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More on Brandeis and Carter:

I've just come upon a rather remarkable essay by Prof. Harry Mairson of Brandeis University. Mairson was the primary force in pushing for Jimmy Carter to visit Brandeis, an event covered previously on this blog. The Carter visit created great controversy at Brandeis, and, along with more general controversy over the relationship between the Jewish community and Brandeis, was the subject of a recent Chronicle of Higher Education story.

Back to the Mairson essay: in it, he decries attachment to Jewish tradition and defends assimilation in remarkably unapologetic, even offensive, terms. How unapologetic? Mairson writes, "It's a shame that they're not making Jews like Felix [Mendelsohn, who was baptized and lived as a Christian] any more." Bizarrely, honoring Brandeis's Jewish heritage, according to Mairson, means "being a good theoretical computer scientist, ... doing a good job teaching, ... interacting with students, and .. getting grant funding." Those are all fine things, but what does that have to do with "Jewish?" Even Judaic studies, a secular, what might even say assimilationist, academic approach to Jewish history, religion, and culture, is "too Jewish" for Mairson, who decries the fact that Brandeis has a well-funded, influential, Near Eastern and Judaic Studies Department. Not to mention that he appears offended that an increasing number of Jewish Day School graduates are attending Brandeis (Orthodox Jews, according to Mairson, are not "diverse.")

All of this is a long way of saying that despite the pretense that the Carter visit was about "tolerance" and "academic freedom," it's more likely that it was an intentionally provocative act intended to harm, or even sever, the relationship between Brandeis and the Jewish community. That may or may not be a good thing (as I've noted previously, I think that there are much more worthy Jewish causes to donate to, if that's what you are after), but it conflicts with the self-righteousness displayed by Mairson and his allies on the faculty.

Moreover, as I've noted previously, the self-proclaimed defenders of academic freedom at Brandeis have still, to my knowledge, not said a word about Brandeis including the politicized concept of "social justice" in its mission statement. President Jehuda Reinharz has made Brandeis more of an officially "Jewish" institution (though the percentage of Jewish students has decreased), at least when soliciting donors, but even more so he has made it more an of an officially "liberal" institution. Funny how only one these maneuvers raises the hackles of Mairson and other faculty.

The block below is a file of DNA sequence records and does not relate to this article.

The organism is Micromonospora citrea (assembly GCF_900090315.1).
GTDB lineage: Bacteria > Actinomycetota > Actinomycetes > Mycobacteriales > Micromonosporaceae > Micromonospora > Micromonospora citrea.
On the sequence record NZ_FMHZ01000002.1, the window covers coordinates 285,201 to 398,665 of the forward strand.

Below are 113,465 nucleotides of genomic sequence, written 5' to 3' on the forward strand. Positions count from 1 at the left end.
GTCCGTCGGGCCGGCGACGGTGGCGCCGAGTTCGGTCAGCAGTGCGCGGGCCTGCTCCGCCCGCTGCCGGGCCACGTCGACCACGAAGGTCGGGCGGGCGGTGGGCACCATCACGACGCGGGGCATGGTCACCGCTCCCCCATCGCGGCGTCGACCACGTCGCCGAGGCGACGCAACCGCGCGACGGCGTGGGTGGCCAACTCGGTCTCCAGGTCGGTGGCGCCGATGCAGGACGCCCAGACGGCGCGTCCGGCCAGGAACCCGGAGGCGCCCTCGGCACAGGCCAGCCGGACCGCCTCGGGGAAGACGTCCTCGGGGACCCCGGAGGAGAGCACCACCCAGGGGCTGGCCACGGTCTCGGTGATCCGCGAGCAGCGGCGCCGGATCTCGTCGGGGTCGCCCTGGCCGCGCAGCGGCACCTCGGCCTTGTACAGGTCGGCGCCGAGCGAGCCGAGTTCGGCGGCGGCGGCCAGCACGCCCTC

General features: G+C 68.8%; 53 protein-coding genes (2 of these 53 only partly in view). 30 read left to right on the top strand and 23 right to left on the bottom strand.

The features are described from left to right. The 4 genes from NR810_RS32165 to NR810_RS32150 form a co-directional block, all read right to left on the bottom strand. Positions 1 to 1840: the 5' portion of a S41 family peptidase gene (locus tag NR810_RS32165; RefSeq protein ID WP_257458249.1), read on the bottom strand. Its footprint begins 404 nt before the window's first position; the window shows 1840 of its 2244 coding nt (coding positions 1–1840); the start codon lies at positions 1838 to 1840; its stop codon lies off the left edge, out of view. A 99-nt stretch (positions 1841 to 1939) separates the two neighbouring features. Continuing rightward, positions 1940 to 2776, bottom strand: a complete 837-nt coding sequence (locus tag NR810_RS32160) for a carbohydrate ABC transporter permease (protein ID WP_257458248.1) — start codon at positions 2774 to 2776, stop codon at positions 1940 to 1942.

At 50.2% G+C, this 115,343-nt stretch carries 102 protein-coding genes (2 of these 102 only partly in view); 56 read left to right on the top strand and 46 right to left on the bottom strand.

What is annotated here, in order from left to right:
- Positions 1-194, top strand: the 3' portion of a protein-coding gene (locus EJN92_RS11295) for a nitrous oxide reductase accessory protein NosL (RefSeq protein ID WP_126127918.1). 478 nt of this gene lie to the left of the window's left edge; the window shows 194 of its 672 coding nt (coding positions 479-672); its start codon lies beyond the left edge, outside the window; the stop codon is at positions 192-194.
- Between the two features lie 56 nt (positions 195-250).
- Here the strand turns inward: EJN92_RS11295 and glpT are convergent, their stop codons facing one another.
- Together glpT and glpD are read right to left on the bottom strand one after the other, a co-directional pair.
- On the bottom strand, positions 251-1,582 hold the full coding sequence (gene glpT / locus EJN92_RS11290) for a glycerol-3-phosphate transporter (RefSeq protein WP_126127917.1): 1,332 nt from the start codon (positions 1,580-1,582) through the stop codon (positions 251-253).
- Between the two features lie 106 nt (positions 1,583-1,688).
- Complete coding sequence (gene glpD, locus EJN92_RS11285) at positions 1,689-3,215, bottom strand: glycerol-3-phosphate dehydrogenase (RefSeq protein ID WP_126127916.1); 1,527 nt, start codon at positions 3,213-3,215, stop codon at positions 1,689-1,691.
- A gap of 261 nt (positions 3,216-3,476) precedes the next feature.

UPDATE: I'd be curious to know how many of the Brandeis professors who were intent on inviting Carter to campus were among those who protested the university's plan to award Jeane Kirkpatrick an honorary degree in 1994, on a purely ideological basis.

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Diversity Within Institutions vs. Diversity Across Institutions:

David's post on efforts to make Brandeis University more "diverse" by making it less distinctively Jewish gives me a good opportunity to write about a pet peeve: The conflict between diversity within institutions and diversity across them.

Those who argue for diversity in higher education implicitly envision a school that has a "critical mass" of whites, blacks, Jews, Hispanics, and other groups. Such a university may well be internally diverse (at least in an ethnic sense), but if every school pursues this ideal, than they will all look more or less alike on the ethnic dimension, or whatever other criterion is chosen as the focus of diversity promotion. There will be diversity within institutions, but very little diversity across institutions.

By contrast, if Brandeis continues to be a distinctively Jewish school, Brigham Young continues to be a distinctively Mormon school, and so on, these schools can make unique contributions to American higher education that might otherwise be lost. Although Brandeis and BYU may not be internally diverse, they definitely add to the overall diversity of the American higher education system in two important ways. First, they give students who want to attend a distinctively Jewish or Mormon school an option they would not have if all schools stick to the internal diversity model. Second, faculty at a distinctively Jewish or Mormon school might well pursue research on subjects that are ignored or at least deemphasized at other types of institutions. Brandeis' traditional focus on hiring faculty who study the history of Judaism and the Jewish people is an example of the latter.

To be sure, a school built around a particular group identity will have weaknesses as well as strengths. But the weaknesses are offset by the fact that there will always be hundreds of other schools that do not try to foster a distinctive group identity. Students and faculty who don't want to be associated with a distinctively Jewish school have plenty of options, even if they can't attend Brandeis. The question is not whether there should be a large number of internally diverse schools, but whether all schools should be that way. Both students and scholars will be worse off if we exalt diversity within institutions to such an extent that diversity across institutions is eliminated.

Related Posts (on one page):

  1. Diversity Within Institutions vs. Diversity Across Institutions:
  2. More on Brandeis and Carter:
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